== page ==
Handbook of Infant, Toddler, and Preschool Mental Health Assessment

By Rebecca DelCarmen-Wiggins; Alice Carter | Go to book overview

13
Sensory Modulation
Dysfunction: Identification
in Early Childhood
Lucy Jane Miller
JoAnn Robinson
Debra Moulton

For decades, large numbers of infants and toddlers have been identified by occupational therapy clinicians as having sensory-related disorders (Bundy, Lane, & Murray, 2002; Roley, Blanche, & Schaaf, 2001). These disturbances have been termed sensory integration dysfunction(Ayres, 1972a; Cermak, Koomar, & Szklut, 1999; Kranowitz, 1998; Parham & Mailloux, 2001). Among psychologists and other mental health experts, there has been widespread recognition of a problem for infants and toddlers that has similar sensory components and is termed regulatory disorder (Greenspan & Wieder, 1993; Greenspan, Wieder, & Simons, 1998). It is important to illuminate the similarities and differences between these two diagnostic categories in order to advance toward a broader, more comprehensive understanding of sensory disorders in early childhood, to increase the clinical utility of terms, and to increase effective communication for more focused prevention and intervention.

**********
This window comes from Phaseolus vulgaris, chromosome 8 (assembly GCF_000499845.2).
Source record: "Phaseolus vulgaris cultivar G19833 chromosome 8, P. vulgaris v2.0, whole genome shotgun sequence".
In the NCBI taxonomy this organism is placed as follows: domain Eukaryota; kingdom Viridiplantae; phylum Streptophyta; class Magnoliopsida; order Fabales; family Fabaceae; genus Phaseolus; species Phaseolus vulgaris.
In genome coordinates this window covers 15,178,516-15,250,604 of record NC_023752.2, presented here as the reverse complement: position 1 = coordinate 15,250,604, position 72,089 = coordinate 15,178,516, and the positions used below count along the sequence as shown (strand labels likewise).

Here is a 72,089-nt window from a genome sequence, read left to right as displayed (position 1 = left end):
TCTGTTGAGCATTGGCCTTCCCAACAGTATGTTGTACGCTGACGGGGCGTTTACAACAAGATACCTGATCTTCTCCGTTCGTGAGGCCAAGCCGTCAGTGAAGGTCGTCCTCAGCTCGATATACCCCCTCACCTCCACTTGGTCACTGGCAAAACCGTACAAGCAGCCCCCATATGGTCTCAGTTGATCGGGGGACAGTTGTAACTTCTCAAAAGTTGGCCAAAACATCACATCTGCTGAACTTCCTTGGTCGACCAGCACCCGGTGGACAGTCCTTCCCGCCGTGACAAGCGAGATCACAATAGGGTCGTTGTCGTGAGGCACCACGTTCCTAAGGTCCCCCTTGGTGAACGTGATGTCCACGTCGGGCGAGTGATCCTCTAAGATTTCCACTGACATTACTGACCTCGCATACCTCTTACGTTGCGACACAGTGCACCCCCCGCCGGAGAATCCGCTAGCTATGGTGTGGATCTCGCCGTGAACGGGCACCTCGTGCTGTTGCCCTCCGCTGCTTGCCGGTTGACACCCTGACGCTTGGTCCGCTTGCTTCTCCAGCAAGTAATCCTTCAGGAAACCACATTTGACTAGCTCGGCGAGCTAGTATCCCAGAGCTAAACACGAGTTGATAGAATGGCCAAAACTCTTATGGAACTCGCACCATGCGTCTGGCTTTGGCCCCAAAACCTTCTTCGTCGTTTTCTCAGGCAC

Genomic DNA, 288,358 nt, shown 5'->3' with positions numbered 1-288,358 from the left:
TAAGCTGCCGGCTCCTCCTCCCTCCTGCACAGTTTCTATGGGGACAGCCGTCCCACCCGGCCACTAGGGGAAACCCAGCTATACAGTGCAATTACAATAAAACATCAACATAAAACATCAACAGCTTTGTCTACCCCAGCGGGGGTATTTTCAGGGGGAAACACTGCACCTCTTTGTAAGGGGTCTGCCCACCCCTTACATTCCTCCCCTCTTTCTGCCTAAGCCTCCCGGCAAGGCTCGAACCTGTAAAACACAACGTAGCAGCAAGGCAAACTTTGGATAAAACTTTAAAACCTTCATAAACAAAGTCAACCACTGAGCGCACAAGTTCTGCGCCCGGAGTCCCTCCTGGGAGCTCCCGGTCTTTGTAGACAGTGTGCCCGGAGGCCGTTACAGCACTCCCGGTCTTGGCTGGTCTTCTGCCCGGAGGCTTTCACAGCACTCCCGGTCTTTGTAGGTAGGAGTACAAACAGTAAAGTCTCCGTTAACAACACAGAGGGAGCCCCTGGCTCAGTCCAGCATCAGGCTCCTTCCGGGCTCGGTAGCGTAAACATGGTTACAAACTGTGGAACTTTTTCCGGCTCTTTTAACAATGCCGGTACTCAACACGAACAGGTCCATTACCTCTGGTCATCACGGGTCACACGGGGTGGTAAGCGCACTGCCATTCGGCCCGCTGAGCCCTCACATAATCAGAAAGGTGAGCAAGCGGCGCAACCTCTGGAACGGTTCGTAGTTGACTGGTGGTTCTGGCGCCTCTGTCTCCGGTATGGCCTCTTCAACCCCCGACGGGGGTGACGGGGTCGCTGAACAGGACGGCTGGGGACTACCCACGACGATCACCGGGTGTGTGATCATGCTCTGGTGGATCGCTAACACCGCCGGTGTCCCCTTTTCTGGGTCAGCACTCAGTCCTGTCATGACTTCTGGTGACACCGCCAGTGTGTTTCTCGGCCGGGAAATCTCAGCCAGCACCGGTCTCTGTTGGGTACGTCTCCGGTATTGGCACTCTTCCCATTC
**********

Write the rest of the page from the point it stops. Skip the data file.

The overall objective of the chapter is to familiarize mental health professionals with the existence of these sensory problems and to highlight the importance of evaluating sensory processing difficulties when determining a diagnostic formulation in young children referred for a variety of behavioral difficulties. First, we provide a brief discussion of definitional issues and compare and contrast mental health and occupational therapy perspectives of sensory-related disorders. Second, we provide an overview of the developmental issues relevant to the understanding of sensoryrelated disorders. Third, we provide a discussion of sensory modulation dysfunction (SMD), including a brief description of related empirical evidence. Finally, we review the clinical implications for assessment of sensory-related disorders and conclude by highlighting the questions that remain to be addressed in future research.


DEFINITIONAL ISSUES

This section clarifies the definition of various terms used in the area of sensory-related disorders within the field of occupational therapy (OT) and by the National Center for Clinical Infant Programs (NCCIP). Within OT, this classification scheme was developed in relation to a condition

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